Cinderella by Charles Robinson

Cinderella: Three Hundred and Forty-five Variants of Cinderella, Catskin, and Cap O' Rushes, abstracted and tabulated by Marian Roalfe Cox

Cinderella by Jennie Harbour

345 Variants
by Marian
Roalfe Cox

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Cinderella Tales

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Cap o' Rushes Tales

Indeterminate Tales

Hero Tales



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Comparetti, Domenico, Novelline popolari Italiane. Roma, Torino, Firenze, 1875. Story No. LXI, pp. 264-68. (From Montale.)



King Lear judgment--Loving like salt--Outcast heroine-- Nurse accompanies heroine. They meet funeral of old woman aged hundred years; nurse buys her skin from grave-digger-- Heroine disguise--Prince takes old woman ( = disguised heroine) to palace; she is nicknamed Blear-Eye. Queen is surprised to find how beautifully she can spin and sew--Heroine discovered-- Happy marriage--Value of salt.


(1) King asks his three daughters how much they love him. First says, "As much as bread"; second, "As much as wine"; and with these answers he is contented. Youngest daughter says, "As much as salt", and because salt melts away, father thinks she wishes his destruction, and with curses drives her from home.-- (2) Heroine, who is only fifteen, weeping, seeks her nurse, who comforts her, bids her take bag of gold, then they set out together, carrying bundle of clothes. They journey many days. Nurse has some pains to protect beautiful girl.-- (3) One day they enter a city, and meet the funeral of an old woman aged a hundred years. Nurse thinks if she can buy her skin they are safe. They enter church, and after service nurse persuades gravedigger to sell old woman's skin for twenty scudi. She sews this, with the white hair, and the hands and nails on a cotton foundation, and puts it on heroine, making her look a hundred years old. They proceed on their way without further annoyance, only people wonder to see old woman walk so swiftly.-- (4) Arrived at great city, king's son notices old woman and questions nurse about her. Nurse says she can answer for herself, and heroine says she is one hundred and fifteen years old, and that she comes from her own country, and her father and her mother are her parents. Prince is much amused, and asks king and queen as a favour to himself to keep old woman at palace. She has a room given her, and the prince visits her often for the amusement of talking with her. Nurse returns to her home.-- (5) Old woman lives happily at palace, and is nicknamed Occhi-Marci. Queen asks if she can do anything, and she replica that when she was fifteen she could spin and cook, but now eyes and hands arc too feeble. Queen bids her try to spin, and sends her some wool. Heroine locks door, doffs disguise, and spins. Queen and all the court are amazed to see how beautifully blind old woman spins, and queen bids her make a shirt for prince. They take her fine stuff, and after locking door she makes shirt, and embroiders the front with flowers. All marvel at the lovely handiwork-- (6) Prince determines to find out what she does when alone, so watches at key-hole, and sees her doff disguise before eating. He bursts open door and rushes to embrace heroine, who is frightened and tries to escape. She tells her history, and prince asks her to marry him.-- (7) On the wedding day her father comes with other guests, but does not recognise her. Heroine sits beside him, and has given orders that all his food shall be prepared without salt, and in consequence he can eat nothing. When the feast is over heroine comments on this, and father says he cannot possibly eat food without salt. "Then you like salt?" says she. "Yes, for I don't know how to do without it." "Then why, my father, did you send me from home? etc." Father recognises her, and begs forgiveness.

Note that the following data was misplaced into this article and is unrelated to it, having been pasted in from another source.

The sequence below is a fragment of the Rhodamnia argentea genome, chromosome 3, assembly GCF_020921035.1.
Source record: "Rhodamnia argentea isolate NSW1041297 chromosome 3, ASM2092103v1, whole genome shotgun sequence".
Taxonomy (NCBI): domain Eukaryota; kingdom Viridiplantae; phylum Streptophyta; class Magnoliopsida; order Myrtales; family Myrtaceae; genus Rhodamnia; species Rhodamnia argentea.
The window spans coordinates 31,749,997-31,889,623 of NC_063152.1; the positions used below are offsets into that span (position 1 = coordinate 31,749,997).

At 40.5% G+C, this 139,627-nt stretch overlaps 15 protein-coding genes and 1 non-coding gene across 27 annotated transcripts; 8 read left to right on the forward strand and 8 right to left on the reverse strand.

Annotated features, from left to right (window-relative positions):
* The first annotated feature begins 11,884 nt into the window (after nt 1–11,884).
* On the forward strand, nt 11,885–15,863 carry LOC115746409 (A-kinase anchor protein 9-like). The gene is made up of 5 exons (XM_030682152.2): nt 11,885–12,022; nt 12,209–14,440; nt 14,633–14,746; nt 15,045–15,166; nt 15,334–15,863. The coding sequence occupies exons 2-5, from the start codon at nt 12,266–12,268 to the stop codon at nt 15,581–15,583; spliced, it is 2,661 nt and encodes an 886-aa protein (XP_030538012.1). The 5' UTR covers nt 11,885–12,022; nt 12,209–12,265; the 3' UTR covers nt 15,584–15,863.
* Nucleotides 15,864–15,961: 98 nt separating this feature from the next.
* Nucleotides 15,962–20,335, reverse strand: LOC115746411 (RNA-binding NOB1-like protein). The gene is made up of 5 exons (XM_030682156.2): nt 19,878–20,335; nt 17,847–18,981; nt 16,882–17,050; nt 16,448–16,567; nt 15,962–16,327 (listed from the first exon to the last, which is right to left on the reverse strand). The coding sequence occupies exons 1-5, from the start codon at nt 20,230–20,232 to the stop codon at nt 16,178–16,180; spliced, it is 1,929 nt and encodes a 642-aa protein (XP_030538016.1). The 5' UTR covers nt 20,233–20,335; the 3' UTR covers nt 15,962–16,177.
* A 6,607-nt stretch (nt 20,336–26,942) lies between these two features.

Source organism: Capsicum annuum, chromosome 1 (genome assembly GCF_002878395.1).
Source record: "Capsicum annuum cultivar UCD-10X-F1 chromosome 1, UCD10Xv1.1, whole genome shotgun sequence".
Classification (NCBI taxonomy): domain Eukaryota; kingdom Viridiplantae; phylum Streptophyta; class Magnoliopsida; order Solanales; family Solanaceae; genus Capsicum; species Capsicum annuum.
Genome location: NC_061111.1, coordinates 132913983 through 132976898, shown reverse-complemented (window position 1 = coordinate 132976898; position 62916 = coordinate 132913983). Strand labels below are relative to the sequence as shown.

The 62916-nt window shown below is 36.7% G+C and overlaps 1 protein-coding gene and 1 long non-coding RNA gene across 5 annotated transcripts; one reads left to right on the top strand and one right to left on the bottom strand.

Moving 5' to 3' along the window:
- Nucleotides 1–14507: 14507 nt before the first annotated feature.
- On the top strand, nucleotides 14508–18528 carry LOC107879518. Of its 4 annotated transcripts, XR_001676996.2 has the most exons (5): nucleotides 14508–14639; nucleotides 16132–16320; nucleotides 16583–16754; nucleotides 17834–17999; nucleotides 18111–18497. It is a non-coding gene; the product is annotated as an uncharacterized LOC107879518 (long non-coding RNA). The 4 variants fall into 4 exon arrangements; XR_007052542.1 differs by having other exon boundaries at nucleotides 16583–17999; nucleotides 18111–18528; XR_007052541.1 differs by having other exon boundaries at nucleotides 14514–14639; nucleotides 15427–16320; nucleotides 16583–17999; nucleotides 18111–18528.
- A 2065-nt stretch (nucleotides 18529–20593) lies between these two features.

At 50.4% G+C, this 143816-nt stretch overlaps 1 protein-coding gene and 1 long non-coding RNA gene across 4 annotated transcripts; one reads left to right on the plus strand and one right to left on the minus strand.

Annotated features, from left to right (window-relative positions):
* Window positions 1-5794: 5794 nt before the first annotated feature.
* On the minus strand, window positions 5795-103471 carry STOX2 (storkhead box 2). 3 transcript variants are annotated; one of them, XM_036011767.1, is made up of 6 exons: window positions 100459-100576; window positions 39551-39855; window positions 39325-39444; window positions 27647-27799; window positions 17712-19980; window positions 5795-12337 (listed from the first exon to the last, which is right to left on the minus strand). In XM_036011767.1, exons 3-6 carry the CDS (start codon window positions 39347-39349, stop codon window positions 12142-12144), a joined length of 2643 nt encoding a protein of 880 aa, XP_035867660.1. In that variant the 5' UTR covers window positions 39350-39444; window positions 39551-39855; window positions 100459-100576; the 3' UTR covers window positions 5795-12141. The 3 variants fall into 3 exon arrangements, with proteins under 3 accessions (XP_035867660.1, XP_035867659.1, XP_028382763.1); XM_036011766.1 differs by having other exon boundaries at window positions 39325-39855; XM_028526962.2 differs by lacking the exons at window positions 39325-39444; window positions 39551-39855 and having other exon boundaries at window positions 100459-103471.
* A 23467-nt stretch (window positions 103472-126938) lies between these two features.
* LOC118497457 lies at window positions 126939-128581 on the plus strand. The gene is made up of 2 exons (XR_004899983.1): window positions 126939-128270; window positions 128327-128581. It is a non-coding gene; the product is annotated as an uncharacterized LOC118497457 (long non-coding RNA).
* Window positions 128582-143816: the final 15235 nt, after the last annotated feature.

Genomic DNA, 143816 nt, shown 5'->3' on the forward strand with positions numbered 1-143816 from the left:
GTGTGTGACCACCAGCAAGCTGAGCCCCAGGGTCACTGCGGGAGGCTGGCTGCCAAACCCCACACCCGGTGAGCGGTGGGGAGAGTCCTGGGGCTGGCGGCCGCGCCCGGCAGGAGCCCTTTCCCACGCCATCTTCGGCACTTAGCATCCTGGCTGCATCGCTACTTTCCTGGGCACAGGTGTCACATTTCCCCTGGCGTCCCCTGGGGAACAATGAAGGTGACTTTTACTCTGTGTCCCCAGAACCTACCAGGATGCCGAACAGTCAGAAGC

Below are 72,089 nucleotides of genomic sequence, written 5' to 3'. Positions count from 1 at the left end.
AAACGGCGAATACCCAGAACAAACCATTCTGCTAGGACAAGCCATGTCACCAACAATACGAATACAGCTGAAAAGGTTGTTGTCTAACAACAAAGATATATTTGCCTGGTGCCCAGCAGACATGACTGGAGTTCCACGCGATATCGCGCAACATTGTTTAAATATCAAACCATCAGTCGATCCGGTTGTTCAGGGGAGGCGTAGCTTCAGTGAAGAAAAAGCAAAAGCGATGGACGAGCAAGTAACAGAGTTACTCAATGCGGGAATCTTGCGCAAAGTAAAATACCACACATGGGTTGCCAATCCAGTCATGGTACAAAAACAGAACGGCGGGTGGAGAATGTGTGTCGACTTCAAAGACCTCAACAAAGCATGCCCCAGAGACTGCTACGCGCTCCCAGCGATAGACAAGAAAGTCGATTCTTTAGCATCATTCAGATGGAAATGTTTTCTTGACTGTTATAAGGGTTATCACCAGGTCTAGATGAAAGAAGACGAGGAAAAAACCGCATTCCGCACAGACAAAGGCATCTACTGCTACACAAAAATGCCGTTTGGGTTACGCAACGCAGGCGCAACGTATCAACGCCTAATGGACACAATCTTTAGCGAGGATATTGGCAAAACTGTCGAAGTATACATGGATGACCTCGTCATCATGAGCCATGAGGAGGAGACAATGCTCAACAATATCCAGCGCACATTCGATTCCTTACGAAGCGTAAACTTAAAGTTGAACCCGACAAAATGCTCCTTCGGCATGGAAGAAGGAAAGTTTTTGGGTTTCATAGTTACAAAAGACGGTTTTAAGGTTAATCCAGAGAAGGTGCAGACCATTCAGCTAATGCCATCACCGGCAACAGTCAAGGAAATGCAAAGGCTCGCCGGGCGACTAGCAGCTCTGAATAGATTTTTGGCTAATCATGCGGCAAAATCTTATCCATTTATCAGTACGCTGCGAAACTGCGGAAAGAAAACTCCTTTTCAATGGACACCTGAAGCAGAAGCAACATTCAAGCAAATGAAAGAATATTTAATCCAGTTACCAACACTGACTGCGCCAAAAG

Cox, Marian Roalfe. Cinderella: Three Hundred and Forty-five Variants of Cinderella, Catskin, and Cap O' Rushes, abstracted and tabulated. London: David Nutt for the Folklore Society, 1893.

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